Low-dose estradiol and the serotonin-norepinephrine reuptake inhibitor venlafaxine for vasomotor symptoms: a randomized clinical trial

JAMA Intern Med. 2014 Jul;174(7):1058-66. doi: 10.1001/jamainternmed.2014.1891.

Abstract

Importance: Estrogen therapy is the gold standard treatment for hot flashes and night sweats, but some women are unable or unwilling to use it because of associated risks. The serotonin-norepinephrine reuptake inhibitor venlafaxine hydrochloride is used widely as a nonhormonal treatment. While the clinical impression is that serotonin-norepinephrine reuptake inhibitors are less effective than estrogen, these medications have not been simultaneously evaluated in one clinical trial to date.

Objective: To determine the efficacy and tolerability of low-dose oral 17β-estradiol and low-dose venlafaxine extended release in alleviating vasomotor symptoms (VMS).

Design, setting, and participants: In total, 339 perimenopausal and postmenopausal women with at least 2 bothersome VMS per day (mean, 8.1 per day) were recruited from the community to MsFLASH (Menopause Strategies: Finding Lasting Answers for Symptoms and Health) clinical network sites between December 5, 2011, and October 15, 2012.

Interventions: Participants were randomized to double-blind treatment with low-dose oral 17β-estradiol (0.5 mg/d) (n = 97), low-dose venlafaxine hydrochloride extended release (75 mg/d) (n = 96), or placebo (n = 146) for 8 weeks.

Main outcomes and measures: The primary outcome was the mean daily frequency of VMS after 8 weeks of treatment. Secondary outcomes were VMS severity, bother, and interference with daily life. Intent-to-treat analyses compared the change in VMS frequency between each active intervention and placebo and between the 2 active treatments.

Results: Compared with baseline, the mean VMS frequency at week 8 decreased to 3.9 (95% CI, 2.9-4.9) VMS per day (52.9% reduction) in the estradiol group, to 4.4 (95% CI, 3.5-5.3) VMS per day (47.6% reduction) in the venlafaxine group, and to 5.5 (95% CI, 4.7-6.3) VMS per day (28.6% reduction) in the placebo group. Estradiol reduced the frequency of symptoms by 2.3 more per day than placebo (P < .001), and venlafaxine reduced the frequency of symptoms by 1.8 more per day than placebo (P = .005). The results were consistent for VMS severity, bother, and interference. Low-dose estradiol reduced the frequency of symptoms by 0.6 more per day than venlafaxine (P = .09). Treatment satisfaction was highest (70.3%) for estradiol (P < .001 vs placebo), lowest (38.4%) for placebo, and intermediate (51.1%) for venlafaxine (P = .06 vs placebo). Both interventions were well tolerated.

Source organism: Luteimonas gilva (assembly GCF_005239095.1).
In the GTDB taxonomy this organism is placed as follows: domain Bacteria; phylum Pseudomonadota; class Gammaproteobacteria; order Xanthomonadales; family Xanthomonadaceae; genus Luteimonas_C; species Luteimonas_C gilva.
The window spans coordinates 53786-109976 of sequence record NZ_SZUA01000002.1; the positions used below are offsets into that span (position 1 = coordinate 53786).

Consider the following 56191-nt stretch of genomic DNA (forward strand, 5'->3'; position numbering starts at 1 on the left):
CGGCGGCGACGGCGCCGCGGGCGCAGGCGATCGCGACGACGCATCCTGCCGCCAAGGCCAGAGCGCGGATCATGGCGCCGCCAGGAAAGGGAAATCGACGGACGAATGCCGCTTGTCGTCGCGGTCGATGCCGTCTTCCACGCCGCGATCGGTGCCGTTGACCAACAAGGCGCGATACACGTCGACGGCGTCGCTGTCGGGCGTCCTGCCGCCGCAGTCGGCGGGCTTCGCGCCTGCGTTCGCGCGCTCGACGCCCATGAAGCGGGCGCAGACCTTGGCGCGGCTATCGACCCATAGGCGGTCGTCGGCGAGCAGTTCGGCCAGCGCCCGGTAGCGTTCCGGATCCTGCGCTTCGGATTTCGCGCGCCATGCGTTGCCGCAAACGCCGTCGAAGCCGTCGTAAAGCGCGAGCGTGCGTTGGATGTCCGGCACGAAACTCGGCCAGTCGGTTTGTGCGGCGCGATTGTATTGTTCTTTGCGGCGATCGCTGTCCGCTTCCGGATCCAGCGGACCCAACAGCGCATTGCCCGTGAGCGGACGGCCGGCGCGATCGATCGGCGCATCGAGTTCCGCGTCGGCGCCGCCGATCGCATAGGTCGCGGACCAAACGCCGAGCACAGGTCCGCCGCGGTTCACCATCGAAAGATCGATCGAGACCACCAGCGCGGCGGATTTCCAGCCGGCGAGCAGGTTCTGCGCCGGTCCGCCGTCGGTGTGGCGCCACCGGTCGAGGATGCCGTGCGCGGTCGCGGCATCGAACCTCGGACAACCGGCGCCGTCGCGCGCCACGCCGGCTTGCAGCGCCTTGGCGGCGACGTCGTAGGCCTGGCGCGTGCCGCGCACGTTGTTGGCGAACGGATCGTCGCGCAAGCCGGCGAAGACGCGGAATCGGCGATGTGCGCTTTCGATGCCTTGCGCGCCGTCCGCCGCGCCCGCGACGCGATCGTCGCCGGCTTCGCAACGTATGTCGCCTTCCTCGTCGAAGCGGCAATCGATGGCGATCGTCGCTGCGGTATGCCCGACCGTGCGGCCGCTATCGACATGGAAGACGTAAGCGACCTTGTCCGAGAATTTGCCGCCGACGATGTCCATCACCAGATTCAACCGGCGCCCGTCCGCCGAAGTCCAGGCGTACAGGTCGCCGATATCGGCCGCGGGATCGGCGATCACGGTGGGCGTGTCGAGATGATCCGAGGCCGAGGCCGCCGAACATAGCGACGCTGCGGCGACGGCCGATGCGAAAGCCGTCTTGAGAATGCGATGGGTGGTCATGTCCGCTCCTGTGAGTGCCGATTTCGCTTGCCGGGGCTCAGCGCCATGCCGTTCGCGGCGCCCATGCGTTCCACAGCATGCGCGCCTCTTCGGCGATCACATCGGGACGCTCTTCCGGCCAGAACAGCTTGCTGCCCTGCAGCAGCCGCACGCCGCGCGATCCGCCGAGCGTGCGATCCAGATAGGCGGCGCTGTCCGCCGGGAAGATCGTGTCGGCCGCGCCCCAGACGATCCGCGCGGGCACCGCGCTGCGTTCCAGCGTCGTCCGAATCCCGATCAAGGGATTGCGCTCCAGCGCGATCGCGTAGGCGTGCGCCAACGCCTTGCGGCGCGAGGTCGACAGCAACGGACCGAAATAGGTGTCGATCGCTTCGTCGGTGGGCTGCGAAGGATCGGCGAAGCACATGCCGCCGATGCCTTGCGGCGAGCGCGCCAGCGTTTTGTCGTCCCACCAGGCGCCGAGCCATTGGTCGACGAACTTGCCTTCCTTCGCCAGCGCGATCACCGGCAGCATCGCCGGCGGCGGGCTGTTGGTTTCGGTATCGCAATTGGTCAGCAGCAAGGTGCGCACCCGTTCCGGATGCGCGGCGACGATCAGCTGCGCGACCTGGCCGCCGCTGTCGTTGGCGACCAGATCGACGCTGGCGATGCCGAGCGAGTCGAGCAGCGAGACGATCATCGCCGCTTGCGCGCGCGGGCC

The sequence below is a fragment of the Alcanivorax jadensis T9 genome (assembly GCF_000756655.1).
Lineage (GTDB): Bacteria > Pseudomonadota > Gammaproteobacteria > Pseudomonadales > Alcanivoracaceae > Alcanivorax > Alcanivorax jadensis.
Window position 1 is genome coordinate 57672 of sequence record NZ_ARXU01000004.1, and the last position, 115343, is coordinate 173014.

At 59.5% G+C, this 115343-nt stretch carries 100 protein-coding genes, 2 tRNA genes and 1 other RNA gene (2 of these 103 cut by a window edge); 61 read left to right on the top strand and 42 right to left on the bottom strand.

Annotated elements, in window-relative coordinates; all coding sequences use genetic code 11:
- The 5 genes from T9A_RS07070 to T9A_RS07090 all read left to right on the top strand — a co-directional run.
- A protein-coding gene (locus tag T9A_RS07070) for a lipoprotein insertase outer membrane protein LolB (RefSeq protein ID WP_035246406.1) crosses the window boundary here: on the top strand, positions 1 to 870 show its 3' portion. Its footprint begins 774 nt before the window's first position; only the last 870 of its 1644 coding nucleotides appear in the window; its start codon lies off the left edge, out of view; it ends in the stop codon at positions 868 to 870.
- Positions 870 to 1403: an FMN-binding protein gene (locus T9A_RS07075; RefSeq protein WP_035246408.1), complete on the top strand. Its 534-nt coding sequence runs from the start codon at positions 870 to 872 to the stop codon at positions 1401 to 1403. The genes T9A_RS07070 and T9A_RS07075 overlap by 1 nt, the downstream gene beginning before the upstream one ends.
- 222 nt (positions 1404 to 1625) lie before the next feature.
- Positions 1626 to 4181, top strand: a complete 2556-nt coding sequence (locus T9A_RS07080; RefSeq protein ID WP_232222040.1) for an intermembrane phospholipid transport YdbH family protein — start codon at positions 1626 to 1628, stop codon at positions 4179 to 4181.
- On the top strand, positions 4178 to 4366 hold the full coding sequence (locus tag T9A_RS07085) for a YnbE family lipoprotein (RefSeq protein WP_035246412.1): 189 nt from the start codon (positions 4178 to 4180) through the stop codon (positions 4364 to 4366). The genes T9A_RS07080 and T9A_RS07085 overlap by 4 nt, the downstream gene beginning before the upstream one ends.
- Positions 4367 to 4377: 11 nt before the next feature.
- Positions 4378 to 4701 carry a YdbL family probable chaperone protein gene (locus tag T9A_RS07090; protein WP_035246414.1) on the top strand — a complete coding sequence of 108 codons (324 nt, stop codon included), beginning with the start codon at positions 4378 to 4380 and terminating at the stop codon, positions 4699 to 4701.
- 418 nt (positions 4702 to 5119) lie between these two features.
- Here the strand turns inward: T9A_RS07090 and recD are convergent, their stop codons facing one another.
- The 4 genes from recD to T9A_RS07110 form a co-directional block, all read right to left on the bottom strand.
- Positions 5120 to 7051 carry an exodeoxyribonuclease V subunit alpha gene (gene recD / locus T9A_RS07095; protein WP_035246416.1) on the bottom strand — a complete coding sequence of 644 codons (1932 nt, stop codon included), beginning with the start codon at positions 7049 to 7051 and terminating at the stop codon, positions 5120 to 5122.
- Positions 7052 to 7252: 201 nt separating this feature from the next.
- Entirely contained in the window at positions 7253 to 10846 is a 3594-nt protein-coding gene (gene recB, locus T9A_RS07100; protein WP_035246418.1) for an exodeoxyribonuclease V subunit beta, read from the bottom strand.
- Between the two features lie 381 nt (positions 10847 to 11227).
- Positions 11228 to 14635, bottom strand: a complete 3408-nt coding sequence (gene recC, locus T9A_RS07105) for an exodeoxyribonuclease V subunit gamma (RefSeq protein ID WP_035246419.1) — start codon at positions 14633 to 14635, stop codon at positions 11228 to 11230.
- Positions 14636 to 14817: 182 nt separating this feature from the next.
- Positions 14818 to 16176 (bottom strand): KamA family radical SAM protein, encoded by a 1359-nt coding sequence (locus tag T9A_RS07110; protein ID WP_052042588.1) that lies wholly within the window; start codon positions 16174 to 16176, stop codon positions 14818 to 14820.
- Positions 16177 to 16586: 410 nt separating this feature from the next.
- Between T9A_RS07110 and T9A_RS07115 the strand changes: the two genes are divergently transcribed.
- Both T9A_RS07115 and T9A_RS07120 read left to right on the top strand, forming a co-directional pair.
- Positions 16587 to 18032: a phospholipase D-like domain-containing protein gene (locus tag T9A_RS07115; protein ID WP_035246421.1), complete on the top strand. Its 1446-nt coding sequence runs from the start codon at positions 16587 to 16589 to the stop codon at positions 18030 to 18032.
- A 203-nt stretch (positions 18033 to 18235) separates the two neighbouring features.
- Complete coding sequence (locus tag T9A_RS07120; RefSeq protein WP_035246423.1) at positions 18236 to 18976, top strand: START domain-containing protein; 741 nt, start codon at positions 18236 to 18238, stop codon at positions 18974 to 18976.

Conclusions and relevance: Low-dose oral estradiol and venlafaxine are effective treatments for VMS in women during midlife. While the efficacy of low-dose estradiol may be slightly superior to that of venlafaxine, the difference is small and of uncertain clinical relevance.

Trial registration: clinicaltrials.gov Identifier: NCT01418209.

Publication types

  • Comparative Study
  • Multicenter Study
  • Randomized Controlled Trial
  • Research Support, N.I.H., Extramural

MeSH terms

  • Adult
  • Cyclohexanols / therapeutic use*
  • Estradiol / therapeutic use*
  • Estrogen Replacement Therapy*
  • Female
  • Hot Flashes / drug therapy*
  • Humans
  • Middle Aged
  • Patient Satisfaction
  • Serotonin Uptake Inhibitors / therapeutic use*
  • Treatment Outcome
  • Venlafaxine Hydrochloride

Substances

  • Cyclohexanols
  • Serotonin Uptake Inhibitors
  • Estradiol
  • Venlafaxine Hydrochloride

Associated data

  • ClinicalTrials.gov/NCT01418209